The social dialogue can win the trust of labour people only when there is guaranteed social peace based on the fair distribution of income, secure working conditions, well functioning national economy, accountability of public institutions etc.
The social European model that we are trying to follow (due to the clear-cut European option of the political leadership of Moldova) involves building modern and functional relationships at the national level and in every field of economic activity. Starting from the assumption that the role of unions in the European integration process must be an active one, the unions will soon draft a strategy which will include a series of conditions/criteria specific to the union movement in Europe.
In unions' view, the current state of the social partnership in Moldova is inefficient for the following reasons: the assumed obligations are not fulfilled, the activity is poorly organised, the responsibility lacks, the unions lack the capability of putting forward well-founded demands, carry out talks and carry out the agreed deals.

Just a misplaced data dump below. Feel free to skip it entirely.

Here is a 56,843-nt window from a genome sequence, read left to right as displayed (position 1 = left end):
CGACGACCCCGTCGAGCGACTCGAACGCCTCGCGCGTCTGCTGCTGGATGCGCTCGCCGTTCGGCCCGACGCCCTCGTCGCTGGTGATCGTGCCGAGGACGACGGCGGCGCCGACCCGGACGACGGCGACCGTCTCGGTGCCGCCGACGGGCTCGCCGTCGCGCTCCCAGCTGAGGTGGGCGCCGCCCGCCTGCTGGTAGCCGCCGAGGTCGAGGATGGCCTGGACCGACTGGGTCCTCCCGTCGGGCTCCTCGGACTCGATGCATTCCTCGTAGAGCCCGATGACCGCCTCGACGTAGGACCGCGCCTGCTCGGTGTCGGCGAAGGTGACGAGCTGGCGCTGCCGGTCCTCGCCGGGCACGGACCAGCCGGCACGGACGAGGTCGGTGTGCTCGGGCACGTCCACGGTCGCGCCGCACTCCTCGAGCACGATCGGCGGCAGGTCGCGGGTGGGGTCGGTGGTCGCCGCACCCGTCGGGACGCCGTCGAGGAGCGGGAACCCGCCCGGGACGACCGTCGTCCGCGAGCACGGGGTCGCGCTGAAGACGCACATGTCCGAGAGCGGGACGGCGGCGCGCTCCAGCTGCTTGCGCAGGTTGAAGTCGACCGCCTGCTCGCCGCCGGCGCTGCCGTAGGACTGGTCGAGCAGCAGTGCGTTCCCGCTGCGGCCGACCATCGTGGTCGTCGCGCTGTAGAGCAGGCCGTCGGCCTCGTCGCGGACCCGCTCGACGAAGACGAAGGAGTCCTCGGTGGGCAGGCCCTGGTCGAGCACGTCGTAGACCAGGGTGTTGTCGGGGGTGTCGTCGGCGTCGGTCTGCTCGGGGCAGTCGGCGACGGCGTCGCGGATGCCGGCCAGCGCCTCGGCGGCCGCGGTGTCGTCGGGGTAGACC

One of the forms of pressure of the employers over the Government is exercising the right to collective actions. They can attain their objectives only under certain circumstances: the demands are realistic and well founded, the current laws are strictly observed, there is solidarity among all employees and employers and they act in a transparent way so that the society is aware of the causes of conflicts and the reached outcomes.
Obviously, the period of ten years of transition has not been enough for the unions to become a strong actor within the social partnership. However, this period of time has been enough for them to understand that the socio-economic problems can only be solved at the negotiation table and not by masses of people gathered in the street.